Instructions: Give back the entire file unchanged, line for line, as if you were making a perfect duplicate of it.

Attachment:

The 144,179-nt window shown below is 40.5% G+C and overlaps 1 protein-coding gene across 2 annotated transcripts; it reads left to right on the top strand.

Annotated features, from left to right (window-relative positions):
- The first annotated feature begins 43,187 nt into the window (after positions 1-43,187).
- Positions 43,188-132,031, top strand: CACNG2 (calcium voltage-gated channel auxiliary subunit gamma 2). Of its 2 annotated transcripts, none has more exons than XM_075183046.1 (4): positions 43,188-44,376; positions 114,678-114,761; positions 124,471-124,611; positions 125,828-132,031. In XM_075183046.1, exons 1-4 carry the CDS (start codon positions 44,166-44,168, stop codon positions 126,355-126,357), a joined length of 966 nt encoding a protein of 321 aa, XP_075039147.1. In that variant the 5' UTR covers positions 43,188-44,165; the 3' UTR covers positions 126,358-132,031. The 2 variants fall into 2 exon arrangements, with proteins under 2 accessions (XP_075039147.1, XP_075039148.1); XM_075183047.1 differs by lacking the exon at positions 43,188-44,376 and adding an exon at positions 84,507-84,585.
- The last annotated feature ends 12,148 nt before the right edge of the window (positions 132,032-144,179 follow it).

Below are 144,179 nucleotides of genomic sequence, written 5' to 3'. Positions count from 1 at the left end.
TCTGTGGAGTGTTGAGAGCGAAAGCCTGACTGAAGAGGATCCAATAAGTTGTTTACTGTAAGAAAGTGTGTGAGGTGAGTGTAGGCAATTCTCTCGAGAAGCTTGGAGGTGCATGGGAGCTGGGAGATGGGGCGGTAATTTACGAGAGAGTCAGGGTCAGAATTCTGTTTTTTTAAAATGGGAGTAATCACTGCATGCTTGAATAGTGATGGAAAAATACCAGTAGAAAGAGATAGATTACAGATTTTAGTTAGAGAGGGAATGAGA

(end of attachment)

The 144,179-nt window shown below is 40.5% G+C and overlaps 1 protein-coding gene across 2 annotated transcripts; it reads left to right on the top strand.

Annotated features, from left to right (window-relative positions):
- The first annotated feature begins 43,187 nt into the window (after positions 1-43,187).
- Positions 43,188-132,031, top strand: CACNG2 (calcium voltage-gated channel auxiliary subunit gamma 2). Of its 2 annotated transcripts, none has more exons than XM_075183046.1 (4): positions 43,188-44,376; positions 114,678-114,761; positions 124,471-124,611; positions 125,828-132,031. In XM_075183046.1, exons 1-4 carry the CDS (start codon positions 44,166-44,168, stop codon positions 126,355-126,357), a joined length of 966 nt encoding a protein of 321 aa, XP_075039147.1. In that variant the 5' UTR covers positions 43,188-44,165; the 3' UTR covers positions 126,358-132,031. The 2 variants fall into 2 exon arrangements, with proteins under 2 accessions (XP_075039147.1, XP_075039148.1); XM_075183047.1 differs by lacking the exon at positions 43,188-44,376 and adding an exon at positions 84,507-84,585.
- The last annotated feature ends 12,148 nt before the right edge of the window (positions 132,032-144,179 follow it).

Below are 144,179 nucleotides of genomic sequence, written 5' to 3'. Positions count from 1 at the left end.
TCTGTGGAGTGTTGAGAGCGAAAGCCTGACTGAAGAGGATCCAATAAGTTGTTTACTGTAAGAAAGTGTGTGAGGTGAGTGTAGGCAATTCTCTCGAGAAGCTTGGAGGTGCATGGGAGCTGGGAGATGGGGCGGTAATTTACGAGAGAGTCAGGGTCAGAATTCTGTTTTTTTAAAATGGGAGTAATCACTGCATGCTTGAATAGTGATGGAAAAATACCAGTAGAAAGAGATAGATTACAGATTTTAGTTAGAGAGGGAATGAGA